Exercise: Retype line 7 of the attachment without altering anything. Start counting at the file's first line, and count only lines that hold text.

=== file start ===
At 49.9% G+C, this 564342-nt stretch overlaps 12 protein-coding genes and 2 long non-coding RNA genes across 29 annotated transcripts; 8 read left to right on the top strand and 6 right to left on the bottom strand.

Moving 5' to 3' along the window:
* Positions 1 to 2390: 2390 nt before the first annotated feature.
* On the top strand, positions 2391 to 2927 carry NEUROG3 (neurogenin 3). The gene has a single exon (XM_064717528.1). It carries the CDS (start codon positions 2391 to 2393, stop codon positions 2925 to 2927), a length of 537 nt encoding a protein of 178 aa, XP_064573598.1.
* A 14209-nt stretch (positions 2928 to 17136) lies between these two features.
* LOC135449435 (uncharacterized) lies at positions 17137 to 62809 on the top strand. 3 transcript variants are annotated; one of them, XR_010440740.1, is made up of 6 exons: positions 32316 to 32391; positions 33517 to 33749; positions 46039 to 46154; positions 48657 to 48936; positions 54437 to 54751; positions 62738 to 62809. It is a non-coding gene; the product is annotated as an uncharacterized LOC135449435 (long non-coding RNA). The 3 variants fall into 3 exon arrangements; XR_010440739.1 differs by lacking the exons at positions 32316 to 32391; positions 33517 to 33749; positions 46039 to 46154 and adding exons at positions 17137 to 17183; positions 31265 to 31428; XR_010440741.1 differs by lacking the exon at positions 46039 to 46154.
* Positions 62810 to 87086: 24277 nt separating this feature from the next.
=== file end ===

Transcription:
* Positions 62810 to 87086: 24277 nt separating this feature from the next.